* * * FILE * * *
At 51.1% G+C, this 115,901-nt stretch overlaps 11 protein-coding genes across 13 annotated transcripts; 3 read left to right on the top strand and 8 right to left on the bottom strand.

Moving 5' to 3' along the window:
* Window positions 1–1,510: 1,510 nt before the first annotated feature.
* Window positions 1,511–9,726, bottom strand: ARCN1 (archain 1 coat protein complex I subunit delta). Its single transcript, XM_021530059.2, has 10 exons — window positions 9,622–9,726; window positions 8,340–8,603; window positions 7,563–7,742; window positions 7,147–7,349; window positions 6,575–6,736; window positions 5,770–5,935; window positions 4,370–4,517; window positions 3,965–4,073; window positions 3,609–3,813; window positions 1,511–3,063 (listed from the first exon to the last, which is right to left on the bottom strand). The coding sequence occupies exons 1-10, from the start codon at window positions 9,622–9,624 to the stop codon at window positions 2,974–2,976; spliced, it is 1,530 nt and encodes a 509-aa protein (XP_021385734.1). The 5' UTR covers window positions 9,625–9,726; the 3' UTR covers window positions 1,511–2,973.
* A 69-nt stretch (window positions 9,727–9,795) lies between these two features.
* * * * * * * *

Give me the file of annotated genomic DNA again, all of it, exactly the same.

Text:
At 51.1% G+C, this 115,901-nt stretch overlaps 11 protein-coding genes across 13 annotated transcripts; 3 read left to right on the top strand and 8 right to left on the bottom strand.

Moving 5' to 3' along the window:
* Window positions 1–1,510: 1,510 nt before the first annotated feature.
* Window positions 1,511–9,726, bottom strand: ARCN1 (archain 1 coat protein complex I subunit delta). Its single transcript, XM_021530059.2, has 10 exons — window positions 9,622–9,726; window positions 8,340–8,603; window positions 7,563–7,742; window positions 7,147–7,349; window positions 6,575–6,736; window positions 5,770–5,935; window positions 4,370–4,517; window positions 3,965–4,073; window positions 3,609–3,813; window positions 1,511–3,063 (listed from the first exon to the last, which is right to left on the bottom strand). The coding sequence occupies exons 1-10, from the start codon at window positions 9,622–9,624 to the stop codon at window positions 2,974–2,976; spliced, it is 1,530 nt and encodes a 509-aa protein (XP_021385734.1). The 5' UTR covers window positions 9,625–9,726; the 3' UTR covers window positions 1,511–2,973.
* A 69-nt stretch (window positions 9,727–9,795) lies between these two features.